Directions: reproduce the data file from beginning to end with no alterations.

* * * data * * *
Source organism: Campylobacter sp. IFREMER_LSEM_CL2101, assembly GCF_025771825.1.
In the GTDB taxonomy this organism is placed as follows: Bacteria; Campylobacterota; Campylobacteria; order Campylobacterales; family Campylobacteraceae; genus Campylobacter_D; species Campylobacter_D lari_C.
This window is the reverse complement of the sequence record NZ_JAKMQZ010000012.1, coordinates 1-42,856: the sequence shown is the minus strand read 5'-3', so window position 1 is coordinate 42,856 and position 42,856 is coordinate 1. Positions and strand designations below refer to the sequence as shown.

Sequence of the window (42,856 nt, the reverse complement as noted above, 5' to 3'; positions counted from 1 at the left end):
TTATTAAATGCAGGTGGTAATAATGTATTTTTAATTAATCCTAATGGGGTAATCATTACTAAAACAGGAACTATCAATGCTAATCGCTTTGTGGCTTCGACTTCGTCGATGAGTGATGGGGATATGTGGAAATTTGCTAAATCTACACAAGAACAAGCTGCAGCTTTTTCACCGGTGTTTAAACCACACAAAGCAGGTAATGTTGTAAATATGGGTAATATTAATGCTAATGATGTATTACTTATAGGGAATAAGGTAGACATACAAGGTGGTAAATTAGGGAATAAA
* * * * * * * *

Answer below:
Source organism: Campylobacter sp. IFREMER_LSEM_CL2101, assembly GCF_025771825.1.
In the GTDB taxonomy this organism is placed as follows: Bacteria; Campylobacterota; Campylobacteria; order Campylobacterales; family Campylobacteraceae; genus Campylobacter_D; species Campylobacter_D lari_C.
This window is the reverse complement of the sequence record NZ_JAKMQZ010000012.1, coordinates 1-42,856: the sequence shown is the minus strand read 5'-3', so window position 1 is coordinate 42,856 and position 42,856 is coordinate 1. Positions and strand designations below refer to the sequence as shown.

Sequence of the window (42,856 nt, the reverse complement as noted above, 5' to 3'; positions counted from 1 at the left end):
TTATTAAATGCAGGTGGTAATAATGTATTTTTAATTAATCCTAATGGGGTAATCATTACTAAAACAGGAACTATCAATGCTAATCGCTTTGTGGCTTCGACTTCGTCGATGAGTGATGGGGATATGTGGAAATTTGCTAAATCTACACAAGAACAAGCTGCAGCTTTTTCACCGGTGTTTAAACCACACAAAGCAGGTAATGTTGTAAATATGGGTAATATTAATGCTAATGATGTATTACTTATAGGGAATAAGGTAGACATACAAGGTGGTAAATTAGGGAATAAA